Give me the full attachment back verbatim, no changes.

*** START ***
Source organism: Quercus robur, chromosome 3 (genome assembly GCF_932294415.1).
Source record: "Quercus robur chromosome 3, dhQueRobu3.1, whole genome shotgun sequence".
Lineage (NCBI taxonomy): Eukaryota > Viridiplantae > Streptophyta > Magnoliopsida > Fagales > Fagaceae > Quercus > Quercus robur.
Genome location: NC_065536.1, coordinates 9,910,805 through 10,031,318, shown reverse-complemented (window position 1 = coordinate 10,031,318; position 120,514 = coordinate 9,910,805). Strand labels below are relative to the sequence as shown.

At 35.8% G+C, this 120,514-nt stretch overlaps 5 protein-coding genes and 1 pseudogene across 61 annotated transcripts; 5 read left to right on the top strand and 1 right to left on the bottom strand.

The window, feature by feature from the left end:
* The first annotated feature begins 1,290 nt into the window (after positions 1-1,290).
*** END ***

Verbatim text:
Source organism: Quercus robur, chromosome 3 (genome assembly GCF_932294415.1).
Source record: "Quercus robur chromosome 3, dhQueRobu3.1, whole genome shotgun sequence".
Lineage (NCBI taxonomy): Eukaryota > Viridiplantae > Streptophyta > Magnoliopsida > Fagales > Fagaceae > Quercus > Quercus robur.
Genome location: NC_065536.1, coordinates 9,910,805 through 10,031,318, shown reverse-complemented (window position 1 = coordinate 10,031,318; position 120,514 = coordinate 9,910,805). Strand labels below are relative to the sequence as shown.

At 35.8% G+C, this 120,514-nt stretch overlaps 5 protein-coding genes and 1 pseudogene across 61 annotated transcripts; 5 read left to right on the top strand and 1 right to left on the bottom strand.

The window, feature by feature from the left end:
* The first annotated feature begins 1,290 nt into the window (after positions 1-1,290).